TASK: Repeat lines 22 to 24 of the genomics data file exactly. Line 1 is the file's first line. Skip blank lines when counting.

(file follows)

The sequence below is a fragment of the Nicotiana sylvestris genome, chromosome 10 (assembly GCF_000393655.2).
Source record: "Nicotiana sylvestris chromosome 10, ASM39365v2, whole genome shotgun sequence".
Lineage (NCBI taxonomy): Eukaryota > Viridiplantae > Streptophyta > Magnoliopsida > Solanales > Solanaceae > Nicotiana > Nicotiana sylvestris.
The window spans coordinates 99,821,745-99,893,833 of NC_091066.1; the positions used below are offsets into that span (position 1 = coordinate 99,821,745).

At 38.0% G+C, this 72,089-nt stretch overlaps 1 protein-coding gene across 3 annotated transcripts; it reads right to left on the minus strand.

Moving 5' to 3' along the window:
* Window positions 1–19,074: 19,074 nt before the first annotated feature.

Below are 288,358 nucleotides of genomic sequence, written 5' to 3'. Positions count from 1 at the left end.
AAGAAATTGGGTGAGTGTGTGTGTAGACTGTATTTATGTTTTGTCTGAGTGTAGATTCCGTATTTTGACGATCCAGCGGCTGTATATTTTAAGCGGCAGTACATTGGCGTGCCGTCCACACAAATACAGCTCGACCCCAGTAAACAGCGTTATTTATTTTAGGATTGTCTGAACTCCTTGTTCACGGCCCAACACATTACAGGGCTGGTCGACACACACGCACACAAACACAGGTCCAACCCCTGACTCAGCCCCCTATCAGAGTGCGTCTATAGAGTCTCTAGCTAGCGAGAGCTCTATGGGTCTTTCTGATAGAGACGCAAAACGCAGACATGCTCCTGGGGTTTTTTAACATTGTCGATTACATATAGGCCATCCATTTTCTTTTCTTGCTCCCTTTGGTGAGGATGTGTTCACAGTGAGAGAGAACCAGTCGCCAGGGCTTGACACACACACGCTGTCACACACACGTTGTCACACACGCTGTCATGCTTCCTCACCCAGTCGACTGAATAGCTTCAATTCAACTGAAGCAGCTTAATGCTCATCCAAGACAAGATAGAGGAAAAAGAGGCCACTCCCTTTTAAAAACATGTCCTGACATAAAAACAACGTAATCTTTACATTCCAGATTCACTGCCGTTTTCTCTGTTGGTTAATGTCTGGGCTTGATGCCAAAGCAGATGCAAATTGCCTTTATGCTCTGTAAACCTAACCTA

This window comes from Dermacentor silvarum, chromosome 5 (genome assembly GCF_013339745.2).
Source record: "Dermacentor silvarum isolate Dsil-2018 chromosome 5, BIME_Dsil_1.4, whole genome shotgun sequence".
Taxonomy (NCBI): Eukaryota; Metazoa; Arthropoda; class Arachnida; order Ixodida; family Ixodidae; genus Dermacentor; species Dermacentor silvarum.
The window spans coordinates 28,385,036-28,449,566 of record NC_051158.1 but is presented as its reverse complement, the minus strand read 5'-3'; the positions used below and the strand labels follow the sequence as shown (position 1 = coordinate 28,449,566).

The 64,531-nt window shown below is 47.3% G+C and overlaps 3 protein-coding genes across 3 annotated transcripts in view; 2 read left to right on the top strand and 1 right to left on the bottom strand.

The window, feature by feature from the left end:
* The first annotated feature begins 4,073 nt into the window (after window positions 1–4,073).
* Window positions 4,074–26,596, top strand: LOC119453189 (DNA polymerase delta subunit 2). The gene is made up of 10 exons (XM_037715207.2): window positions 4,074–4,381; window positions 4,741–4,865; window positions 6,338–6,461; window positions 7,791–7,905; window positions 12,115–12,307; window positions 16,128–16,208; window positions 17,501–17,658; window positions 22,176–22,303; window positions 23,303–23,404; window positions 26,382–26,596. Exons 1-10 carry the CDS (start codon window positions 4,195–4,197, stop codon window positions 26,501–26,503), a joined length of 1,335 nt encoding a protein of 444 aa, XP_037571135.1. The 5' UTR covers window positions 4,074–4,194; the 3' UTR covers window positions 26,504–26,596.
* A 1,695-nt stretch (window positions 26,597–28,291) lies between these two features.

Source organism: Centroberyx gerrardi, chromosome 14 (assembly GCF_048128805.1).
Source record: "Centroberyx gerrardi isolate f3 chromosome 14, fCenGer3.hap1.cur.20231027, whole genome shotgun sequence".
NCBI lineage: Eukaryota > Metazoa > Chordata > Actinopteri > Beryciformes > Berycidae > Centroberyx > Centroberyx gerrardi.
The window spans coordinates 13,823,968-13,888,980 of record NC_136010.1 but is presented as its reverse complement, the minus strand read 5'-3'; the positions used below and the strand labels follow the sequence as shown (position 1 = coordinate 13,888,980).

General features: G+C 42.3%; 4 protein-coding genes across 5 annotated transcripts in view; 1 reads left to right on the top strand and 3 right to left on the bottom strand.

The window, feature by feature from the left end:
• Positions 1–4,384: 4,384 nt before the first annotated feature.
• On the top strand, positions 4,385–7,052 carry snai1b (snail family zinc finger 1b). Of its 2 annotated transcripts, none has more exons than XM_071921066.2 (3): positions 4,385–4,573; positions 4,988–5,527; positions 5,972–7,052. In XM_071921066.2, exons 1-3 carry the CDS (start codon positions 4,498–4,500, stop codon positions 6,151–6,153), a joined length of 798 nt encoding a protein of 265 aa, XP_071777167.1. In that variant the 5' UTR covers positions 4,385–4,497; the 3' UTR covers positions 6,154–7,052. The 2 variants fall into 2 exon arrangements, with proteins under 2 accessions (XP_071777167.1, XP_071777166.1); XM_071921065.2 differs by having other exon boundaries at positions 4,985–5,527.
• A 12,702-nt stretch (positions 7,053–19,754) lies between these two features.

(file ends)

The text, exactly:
The window spans coordinates 13,823,968-13,888,980 of record NC_136010.1 but is presented as its reverse complement, the minus strand read 5'-3'; the positions used below and the strand labels follow the sequence as shown (position 1 = coordinate 13,888,980).

General features: G+C 42.3%; 4 protein-coding genes across 5 annotated transcripts in view; 1 reads left to right on the top strand and 3 right to left on the bottom strand.

The window, feature by feature from the left end: